National Partnership Agreements

The Budget replaces several National Partnership Agreements (NPAs):

  • The existing NPA on Remote Indigenous Housing will be replaced with a new Remote Indigenous Housing Strategy—$1.1 billion will be provided over three years for the New South Wales, WA, South Australian, Queensland and NT governments to build new houses and refurbish existing houses in remote Indigenous communities. This latest recasting is represented by the Government as putting a new focus on increasing indigenous home ownership and, controversially, supports the building of accommodation in urban and regional areas for Indigenous Australians who relocate from remote communities for work or training. The 2015–16 allocation is down on 2014–15 funding—$95.0 million was redirected mid-financial year for the ‘Reform of the Remote Jobs and Communities Programme’ measure, which included the introduction of mandatory work-for-the-dole in remote communities.[10]
  • Funding of $988.2 million over eight years will be redirected from the NPA on Stronger Futures in the Northern Territory to establish in its place, with an additional $61.3 million over four years, an NPA on Northern Territory Remote Aboriginal Investment. The Stronger Futures NPA was agreed in 2012, supported by Commonwealth legislation and accompanied by ten years of funding commitments.[11] The new NPA is represented by the Government as prioritising schooling, community safety and employment, and includes the above-mentioned funding to transition responsibility for municipal and essential services. Australian Government administered funding of $1.4 billion, currently part of the NPA on Stronger Futures in the Northern Territory, will not be included in the new NPA, but will continue outside the NPA framework administered by the departments of PM&C and Social Services.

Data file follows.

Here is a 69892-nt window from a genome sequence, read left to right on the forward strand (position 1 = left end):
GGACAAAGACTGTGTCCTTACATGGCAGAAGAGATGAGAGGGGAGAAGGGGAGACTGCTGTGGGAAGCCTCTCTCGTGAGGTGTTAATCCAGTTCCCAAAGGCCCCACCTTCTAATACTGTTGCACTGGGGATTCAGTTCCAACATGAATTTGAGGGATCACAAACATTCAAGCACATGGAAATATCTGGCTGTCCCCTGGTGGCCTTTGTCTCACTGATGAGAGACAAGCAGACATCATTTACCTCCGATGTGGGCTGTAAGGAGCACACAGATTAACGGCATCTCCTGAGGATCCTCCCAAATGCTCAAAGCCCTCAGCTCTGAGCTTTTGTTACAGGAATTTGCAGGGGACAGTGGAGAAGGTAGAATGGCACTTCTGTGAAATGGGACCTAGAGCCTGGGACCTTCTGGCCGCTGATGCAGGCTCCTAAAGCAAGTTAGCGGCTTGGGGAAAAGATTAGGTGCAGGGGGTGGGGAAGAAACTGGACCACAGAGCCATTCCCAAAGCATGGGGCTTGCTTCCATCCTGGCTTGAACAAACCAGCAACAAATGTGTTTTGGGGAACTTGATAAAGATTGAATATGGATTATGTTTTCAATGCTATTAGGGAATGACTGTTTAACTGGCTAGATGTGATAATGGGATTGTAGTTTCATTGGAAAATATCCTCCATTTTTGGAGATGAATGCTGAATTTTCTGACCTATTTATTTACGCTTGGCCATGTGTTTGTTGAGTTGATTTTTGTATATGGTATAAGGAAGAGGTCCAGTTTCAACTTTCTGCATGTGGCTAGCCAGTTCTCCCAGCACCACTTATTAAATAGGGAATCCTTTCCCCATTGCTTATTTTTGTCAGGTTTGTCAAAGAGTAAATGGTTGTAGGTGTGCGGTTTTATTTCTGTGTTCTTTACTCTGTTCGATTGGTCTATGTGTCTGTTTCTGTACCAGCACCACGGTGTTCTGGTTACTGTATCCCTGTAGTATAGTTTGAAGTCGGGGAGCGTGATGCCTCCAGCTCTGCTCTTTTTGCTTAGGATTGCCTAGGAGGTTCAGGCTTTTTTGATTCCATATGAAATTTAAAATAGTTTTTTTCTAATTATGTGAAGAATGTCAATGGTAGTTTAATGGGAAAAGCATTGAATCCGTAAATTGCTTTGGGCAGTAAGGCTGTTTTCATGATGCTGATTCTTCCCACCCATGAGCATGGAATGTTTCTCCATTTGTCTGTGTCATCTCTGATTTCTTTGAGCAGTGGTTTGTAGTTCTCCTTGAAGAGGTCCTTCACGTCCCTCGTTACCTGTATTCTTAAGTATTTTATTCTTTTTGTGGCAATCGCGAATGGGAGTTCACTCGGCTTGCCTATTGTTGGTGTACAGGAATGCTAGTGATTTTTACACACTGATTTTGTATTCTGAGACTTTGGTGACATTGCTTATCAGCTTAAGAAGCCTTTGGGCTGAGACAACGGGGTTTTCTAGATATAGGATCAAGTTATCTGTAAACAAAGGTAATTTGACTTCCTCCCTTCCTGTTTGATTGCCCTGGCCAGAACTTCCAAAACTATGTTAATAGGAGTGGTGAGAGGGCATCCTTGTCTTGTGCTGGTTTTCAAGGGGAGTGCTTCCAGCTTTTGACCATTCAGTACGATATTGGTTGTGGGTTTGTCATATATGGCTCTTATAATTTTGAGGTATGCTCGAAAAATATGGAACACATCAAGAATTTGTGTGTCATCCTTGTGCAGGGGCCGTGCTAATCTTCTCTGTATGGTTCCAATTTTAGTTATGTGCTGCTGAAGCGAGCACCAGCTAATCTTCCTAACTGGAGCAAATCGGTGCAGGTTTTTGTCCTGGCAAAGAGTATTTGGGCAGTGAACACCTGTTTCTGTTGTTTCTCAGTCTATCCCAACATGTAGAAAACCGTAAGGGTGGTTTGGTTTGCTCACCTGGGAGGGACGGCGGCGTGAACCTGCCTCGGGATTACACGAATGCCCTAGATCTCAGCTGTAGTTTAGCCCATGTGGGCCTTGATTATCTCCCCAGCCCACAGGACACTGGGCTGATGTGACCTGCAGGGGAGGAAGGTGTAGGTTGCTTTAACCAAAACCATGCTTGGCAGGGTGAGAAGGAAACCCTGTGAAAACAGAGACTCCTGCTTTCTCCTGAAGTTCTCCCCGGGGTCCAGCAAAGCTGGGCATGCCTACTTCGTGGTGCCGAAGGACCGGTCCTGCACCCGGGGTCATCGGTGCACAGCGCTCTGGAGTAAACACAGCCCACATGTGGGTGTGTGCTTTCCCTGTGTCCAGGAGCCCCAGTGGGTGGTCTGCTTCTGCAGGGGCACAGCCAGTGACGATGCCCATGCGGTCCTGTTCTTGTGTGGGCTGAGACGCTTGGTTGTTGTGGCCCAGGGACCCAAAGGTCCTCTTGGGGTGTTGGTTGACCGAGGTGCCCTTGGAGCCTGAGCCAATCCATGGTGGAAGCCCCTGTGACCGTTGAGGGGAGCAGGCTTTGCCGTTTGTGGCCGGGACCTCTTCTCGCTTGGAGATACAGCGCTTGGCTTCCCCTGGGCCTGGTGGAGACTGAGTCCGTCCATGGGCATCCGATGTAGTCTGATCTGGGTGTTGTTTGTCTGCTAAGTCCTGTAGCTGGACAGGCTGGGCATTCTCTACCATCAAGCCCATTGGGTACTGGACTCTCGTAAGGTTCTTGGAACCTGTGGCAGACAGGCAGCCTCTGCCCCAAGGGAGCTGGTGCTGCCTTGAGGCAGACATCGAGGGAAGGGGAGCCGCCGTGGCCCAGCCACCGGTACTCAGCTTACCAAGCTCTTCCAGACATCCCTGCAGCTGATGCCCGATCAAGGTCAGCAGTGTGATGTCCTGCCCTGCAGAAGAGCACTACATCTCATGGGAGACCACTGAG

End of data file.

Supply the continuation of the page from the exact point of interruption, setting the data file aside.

• Funding of $6.7 million over three years will be redirected from the Department of the Treasury, where it was supporting the NPA on Remote Indigenous Public Internet Access, to PM&C to provide remote indigenous internet infrastructure and training under the IAS.

Employment and education outside remote communities

The Budget includes measures intended to support the seeking of employment and education outside remote communities:

  • $10.0 million over five years will be provided to extend the ABSTUDY Under-16 Boarding Supplement to approved hostels